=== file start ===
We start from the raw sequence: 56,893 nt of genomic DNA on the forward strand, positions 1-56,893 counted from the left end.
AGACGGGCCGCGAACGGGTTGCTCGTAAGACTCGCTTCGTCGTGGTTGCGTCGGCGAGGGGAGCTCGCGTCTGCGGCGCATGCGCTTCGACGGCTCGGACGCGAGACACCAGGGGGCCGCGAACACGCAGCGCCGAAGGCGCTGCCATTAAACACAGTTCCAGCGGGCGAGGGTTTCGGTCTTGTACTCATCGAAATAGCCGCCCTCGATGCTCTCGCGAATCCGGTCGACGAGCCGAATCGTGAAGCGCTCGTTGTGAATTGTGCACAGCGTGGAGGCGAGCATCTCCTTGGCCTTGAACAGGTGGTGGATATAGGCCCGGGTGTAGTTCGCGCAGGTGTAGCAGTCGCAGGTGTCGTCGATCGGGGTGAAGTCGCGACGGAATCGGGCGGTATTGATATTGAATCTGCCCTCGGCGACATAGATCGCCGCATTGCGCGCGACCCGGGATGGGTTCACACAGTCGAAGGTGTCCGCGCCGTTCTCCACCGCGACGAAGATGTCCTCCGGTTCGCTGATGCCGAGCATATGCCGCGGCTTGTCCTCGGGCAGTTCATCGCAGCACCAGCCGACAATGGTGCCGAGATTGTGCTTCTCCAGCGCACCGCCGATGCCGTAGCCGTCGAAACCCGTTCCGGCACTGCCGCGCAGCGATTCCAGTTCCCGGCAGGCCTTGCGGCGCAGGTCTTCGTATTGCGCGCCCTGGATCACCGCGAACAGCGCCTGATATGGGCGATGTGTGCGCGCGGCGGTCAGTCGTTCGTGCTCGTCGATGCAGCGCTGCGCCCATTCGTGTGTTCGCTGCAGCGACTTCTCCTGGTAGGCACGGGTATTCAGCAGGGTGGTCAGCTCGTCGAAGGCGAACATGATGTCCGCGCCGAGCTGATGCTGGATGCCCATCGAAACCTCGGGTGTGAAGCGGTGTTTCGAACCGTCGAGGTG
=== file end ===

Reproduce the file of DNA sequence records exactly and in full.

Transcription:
We start from the raw sequence: 56,893 nt of genomic DNA on the forward strand, positions 1-56,893 counted from the left end.
AGACGGGCCGCGAACGGGTTGCTCGTAAGACTCGCTTCGTCGTGGTTGCGTCGGCGAGGGGAGCTCGCGTCTGCGGCGCATGCGCTTCGACGGCTCGGACGCGAGACACCAGGGGGCCGCGAACACGCAGCGCCGAAGGCGCTGCCATTAAACACAGTTCCAGCGGGCGAGGGTTTCGGTCTTGTACTCATCGAAATAGCCGCCCTCGATGCTCTCGCGAATCCGGTCGACGAGCCGAATCGTGAAGCGCTCGTTGTGAATTGTGCACAGCGTGGAGGCGAGCATCTCCTTGGCCTTGAACAGGTGGTGGATATAGGCCCGGGTGTAGTTCGCGCAGGTGTAGCAGTCGCAGGTGTCGTCGATCGGGGTGAAGTCGCGACGGAATCGGGCGGTATTGATATTGAATCTGCCCTCGGCGACATAGATCGCCGCATTGCGCGCGACCCGGGATGGGTTCACACAGTCGAAGGTGTCCGCGCCGTTCTCCACCGCGACGAAGATGTCCTCCGGTTCGCTGATGCCGAGCATATGCCGCGGCTTGTCCTCGGGCAGTTCATCGCAGCACCAGCCGACAATGGTGCCGAGATTGTGCTTCTCCAGCGCACCGCCGATGCCGTAGCCGTCGAAACCCGTTCCGGCACTGCCGCGCAGCGATTCCAGTTCCCGGCAGGCCTTGCGGCGCAGGTCTTCGTATTGCGCGCCCTGGATCACCGCGAACAGCGCCTGATATGGGCGATGTGTGCGCGCGGCGGTCAGTCGTTCGTGCTCGTCGATGCAGCGCTGCGCCCATTCGTGTGTTCGCTGCAGCGACTTCTCCTGGTAGGCACGGGTATTCAGCAGGGTGGTCAGCTCGTCGAAGGCGAACATGATGTCCGCGCCGAGCTGATGCTGGATGCCCATCGAAACCTCGGGTGTGAAGCGGTGTTTCGAACCGTCGAGGTG